With the threat of the Coronavirus, many of us have been asked to work from home. In addition, a number of companies have requested us to postpone non-critical meetings and events until the world and the country has a better handle on the pandemic.
While these are certainly stressful times, working from home has many benefits. For instance, you’ll save money on gas and lunch and, most importantly, your commute is all of maybe 2 seconds! However, for those who need a more structured environment, working from home can be challenging. Family members at home, friends that call or stop by on a whim, and household chores, can all be distractions from getting work done.
According to a study by the Telework Research Network, one in five Americans now work from home. Whether they are self-employed entrepreneurs running a business or telecommuting for a multinational consulting firm, some 30 million of us work from a home office at least once a week.
Technologies such as Zoom, Skype and others have made it even more convenient to work from our home offices. Companies also realize benefits from employees working remotely. For example, it’s estimated that working from home saves more than $10,000 per employee per year and results in increased productivity, reduced facility costs, lowered absenteeism and reduced turnover. Also, home-based workers often continue to work when they’re sick and can bounce back more quickly.
So how does one stay productive while working off site? Below are some simple strategies that may help.
- Keep to a schedule—Just like when you are in your work office, establishing a daily routine will help you stay on track and limit your ability to get sidetracked. Try to stay off social media as it can be time consuming. Also, schedule time at the end of the day to clear your desk and plan for the next day.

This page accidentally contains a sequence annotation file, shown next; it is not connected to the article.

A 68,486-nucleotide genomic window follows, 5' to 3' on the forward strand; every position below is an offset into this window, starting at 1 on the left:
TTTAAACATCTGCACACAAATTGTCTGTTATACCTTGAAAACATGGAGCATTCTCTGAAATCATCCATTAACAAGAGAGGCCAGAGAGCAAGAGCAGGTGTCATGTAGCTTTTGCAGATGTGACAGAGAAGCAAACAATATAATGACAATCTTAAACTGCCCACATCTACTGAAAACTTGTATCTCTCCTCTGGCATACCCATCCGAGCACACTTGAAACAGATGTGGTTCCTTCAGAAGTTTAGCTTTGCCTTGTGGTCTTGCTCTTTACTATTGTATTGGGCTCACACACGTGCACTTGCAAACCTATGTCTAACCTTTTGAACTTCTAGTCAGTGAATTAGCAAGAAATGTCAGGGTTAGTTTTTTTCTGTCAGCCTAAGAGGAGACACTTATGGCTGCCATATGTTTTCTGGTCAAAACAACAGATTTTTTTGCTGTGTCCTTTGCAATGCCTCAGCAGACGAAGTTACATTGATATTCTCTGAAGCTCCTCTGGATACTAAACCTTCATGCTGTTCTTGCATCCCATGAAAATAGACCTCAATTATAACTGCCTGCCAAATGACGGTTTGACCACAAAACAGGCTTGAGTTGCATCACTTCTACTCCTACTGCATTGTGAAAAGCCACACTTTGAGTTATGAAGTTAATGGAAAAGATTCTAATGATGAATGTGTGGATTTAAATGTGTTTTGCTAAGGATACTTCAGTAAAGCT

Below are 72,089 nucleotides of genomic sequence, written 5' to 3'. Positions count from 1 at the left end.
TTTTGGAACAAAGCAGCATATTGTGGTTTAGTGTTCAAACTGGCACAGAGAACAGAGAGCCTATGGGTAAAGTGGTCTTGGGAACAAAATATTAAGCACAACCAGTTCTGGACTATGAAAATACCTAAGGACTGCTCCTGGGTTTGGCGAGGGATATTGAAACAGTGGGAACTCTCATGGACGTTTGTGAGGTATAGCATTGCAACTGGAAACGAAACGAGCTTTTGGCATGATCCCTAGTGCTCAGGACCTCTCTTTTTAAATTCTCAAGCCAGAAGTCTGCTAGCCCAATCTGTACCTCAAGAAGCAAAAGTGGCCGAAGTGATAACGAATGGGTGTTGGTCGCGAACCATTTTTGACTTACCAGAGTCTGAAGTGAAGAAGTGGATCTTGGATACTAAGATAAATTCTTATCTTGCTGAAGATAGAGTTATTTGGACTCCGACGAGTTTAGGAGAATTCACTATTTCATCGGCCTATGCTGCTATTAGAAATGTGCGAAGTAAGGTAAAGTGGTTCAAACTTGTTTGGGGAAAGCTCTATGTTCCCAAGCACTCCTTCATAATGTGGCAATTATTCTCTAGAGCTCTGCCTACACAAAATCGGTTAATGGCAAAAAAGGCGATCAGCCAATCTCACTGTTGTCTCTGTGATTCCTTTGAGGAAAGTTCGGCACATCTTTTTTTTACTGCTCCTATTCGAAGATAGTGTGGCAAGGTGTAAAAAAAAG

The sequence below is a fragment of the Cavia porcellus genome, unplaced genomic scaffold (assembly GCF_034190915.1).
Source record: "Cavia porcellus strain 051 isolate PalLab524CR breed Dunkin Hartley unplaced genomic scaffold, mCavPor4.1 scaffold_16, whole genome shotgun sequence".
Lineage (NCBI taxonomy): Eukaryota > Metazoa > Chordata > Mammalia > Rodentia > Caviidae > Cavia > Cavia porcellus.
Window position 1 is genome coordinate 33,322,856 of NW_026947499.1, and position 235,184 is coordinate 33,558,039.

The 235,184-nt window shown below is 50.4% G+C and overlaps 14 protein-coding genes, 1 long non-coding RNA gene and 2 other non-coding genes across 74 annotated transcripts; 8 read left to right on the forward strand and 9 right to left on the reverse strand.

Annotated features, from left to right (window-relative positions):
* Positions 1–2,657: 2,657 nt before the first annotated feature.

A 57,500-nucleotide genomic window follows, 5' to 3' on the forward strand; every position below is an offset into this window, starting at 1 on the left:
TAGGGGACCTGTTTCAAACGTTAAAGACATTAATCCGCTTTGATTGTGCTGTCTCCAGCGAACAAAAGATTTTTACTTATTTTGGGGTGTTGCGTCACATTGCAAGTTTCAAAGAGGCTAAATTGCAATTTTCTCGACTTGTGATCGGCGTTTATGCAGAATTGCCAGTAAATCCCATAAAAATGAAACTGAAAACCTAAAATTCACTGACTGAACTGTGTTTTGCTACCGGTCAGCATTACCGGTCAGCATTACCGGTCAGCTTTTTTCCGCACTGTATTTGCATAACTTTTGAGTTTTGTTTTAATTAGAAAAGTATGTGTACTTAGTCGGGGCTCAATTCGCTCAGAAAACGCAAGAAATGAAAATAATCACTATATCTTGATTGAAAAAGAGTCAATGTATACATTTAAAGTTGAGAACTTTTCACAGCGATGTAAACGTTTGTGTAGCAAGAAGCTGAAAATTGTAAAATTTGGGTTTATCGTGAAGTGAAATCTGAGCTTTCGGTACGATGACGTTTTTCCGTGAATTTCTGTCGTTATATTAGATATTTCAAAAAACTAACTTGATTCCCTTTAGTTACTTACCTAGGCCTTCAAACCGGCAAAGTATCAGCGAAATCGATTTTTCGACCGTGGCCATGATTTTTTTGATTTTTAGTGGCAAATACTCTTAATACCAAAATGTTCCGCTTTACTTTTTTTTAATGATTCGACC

- Don’t work in your PJs—Getting dressed can help put you in the right frame of mind for work. So, make sure you get dressed. You don’t have to put on makeup, but at least comb your hair!
- Eliminate distractions—When I started working from home, I set up my office upstairs near our bedrooms. The problem was the laundry room is on the second floor too, and I found myself getting involved in washing and folding clothes, as well as other household chores. A few years later, I moved my office downstairs and it was the best thing I could have ever done. Also, by relocating my office, I could more easily separate work time from personal time.
- Set personal boundaries—It’s important to set boundaries when it comes to family and friends. Be sure to let them know that you are busy, and they can’t just drop by or call whenever they want.
- Exercise or take a walk outside— I recently had blood work done and discovered that my Vitamin D was deficient. When I asked the doctor “why?” she told me that I needed more sunlight. Her prescription—get out at least once during daylight hours. I admit, there are many times when I’m at my desk from sunup to sundown and never make it outside.
Were these tips helpful? Let me know if you have any comments or other suggestions for a productive workspace at home. Leave them in the comments below.